Knowledge at Wharton: This novel says a lot about wealth and what it means when the wealthy control what happens. With Barry’s watch fund, he’s deciding what he thinks people need. What do you think happens when we have just a couple of rich people who are maybe using their private wealth to decide what the world’s problems are, and maybe they’re not really right?
Shteyngart: In this country, more than in other countries, we place such an emphasis on financial success above everything that we think that people who are successful financially have all the answers. Conversely, I think we feel that people who are poor are somehow morally dubious. There’s something wrong with them. There’s something in their values that didn’t work for them. We blame them for their own problems and for society’s ills. But at the same time, we celebrate anyone who makes a lot of money.
Our current president rose to power partly by exposing his wealth and, I would say, his questionable business acumen. I know he’s a graduate of your school, but there’s a feeling that we trust people who have a lot of money. Mike Bloomberg, who I think is a much better manager than Donald Trump and other business people, actually created a product that people in finance use. He also thinks that he has a great chance now of becoming a president and is starting to explore this possibility.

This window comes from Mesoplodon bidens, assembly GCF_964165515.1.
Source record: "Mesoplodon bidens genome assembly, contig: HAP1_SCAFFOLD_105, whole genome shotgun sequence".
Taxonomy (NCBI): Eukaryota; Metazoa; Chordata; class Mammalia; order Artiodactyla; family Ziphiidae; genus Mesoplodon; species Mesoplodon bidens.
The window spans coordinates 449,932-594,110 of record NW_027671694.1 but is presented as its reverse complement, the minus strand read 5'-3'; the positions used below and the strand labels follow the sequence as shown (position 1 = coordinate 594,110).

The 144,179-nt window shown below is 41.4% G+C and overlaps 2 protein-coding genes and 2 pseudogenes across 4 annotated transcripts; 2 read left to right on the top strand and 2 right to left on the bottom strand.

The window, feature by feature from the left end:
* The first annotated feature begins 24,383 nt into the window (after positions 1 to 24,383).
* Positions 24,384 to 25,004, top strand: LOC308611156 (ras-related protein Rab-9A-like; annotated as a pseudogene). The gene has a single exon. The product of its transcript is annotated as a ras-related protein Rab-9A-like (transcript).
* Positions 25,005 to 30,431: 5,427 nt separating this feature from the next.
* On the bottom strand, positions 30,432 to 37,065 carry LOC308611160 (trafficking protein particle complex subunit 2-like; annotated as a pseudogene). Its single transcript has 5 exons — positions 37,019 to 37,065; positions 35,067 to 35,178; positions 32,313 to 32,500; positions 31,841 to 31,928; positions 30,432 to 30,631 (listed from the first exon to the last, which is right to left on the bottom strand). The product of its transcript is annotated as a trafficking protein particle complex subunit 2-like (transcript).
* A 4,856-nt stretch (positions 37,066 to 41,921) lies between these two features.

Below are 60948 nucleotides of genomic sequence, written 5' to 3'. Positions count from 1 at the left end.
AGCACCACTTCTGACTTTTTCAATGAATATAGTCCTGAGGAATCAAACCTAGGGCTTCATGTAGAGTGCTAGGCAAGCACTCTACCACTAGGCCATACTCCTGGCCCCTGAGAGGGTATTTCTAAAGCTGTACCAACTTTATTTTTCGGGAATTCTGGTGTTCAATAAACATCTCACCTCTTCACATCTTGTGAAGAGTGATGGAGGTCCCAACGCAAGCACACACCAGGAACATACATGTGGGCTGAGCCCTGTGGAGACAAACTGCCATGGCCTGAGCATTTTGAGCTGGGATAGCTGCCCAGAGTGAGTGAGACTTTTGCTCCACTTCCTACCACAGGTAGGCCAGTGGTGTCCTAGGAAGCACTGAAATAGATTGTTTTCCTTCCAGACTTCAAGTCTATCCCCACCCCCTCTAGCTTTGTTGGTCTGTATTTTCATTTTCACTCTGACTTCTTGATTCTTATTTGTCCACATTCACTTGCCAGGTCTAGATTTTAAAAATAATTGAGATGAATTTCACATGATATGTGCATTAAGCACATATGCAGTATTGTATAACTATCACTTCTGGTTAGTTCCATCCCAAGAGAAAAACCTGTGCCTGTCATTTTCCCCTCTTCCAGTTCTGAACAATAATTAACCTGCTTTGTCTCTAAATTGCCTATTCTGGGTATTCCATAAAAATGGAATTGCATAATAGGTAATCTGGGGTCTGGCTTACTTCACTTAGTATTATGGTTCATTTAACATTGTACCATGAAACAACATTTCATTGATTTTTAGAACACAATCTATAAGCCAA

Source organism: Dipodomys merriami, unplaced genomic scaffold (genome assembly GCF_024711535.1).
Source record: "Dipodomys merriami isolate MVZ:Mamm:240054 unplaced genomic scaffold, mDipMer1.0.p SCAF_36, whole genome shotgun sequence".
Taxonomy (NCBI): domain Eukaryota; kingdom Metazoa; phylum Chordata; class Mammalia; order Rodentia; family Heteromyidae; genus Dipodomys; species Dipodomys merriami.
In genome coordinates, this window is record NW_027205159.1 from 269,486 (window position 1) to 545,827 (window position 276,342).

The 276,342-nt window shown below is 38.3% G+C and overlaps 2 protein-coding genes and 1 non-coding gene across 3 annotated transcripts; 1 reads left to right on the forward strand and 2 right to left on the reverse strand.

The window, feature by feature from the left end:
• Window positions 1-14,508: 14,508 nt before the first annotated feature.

But the track record hasn’t been great. Elective office may require other qualities than success in business. The country, the city, the state — they’re not companies. They’re something quite different, and they require a different sense of stewardship than people who run companies. So, my feeling after living in the hedge fund world for quite a while was that being successful in finance does not automatically predispose you to a career in politics.
Knowledge at Wharton: Both you and Barry take your trips in the summer of 2016. What was that like ahead of the election?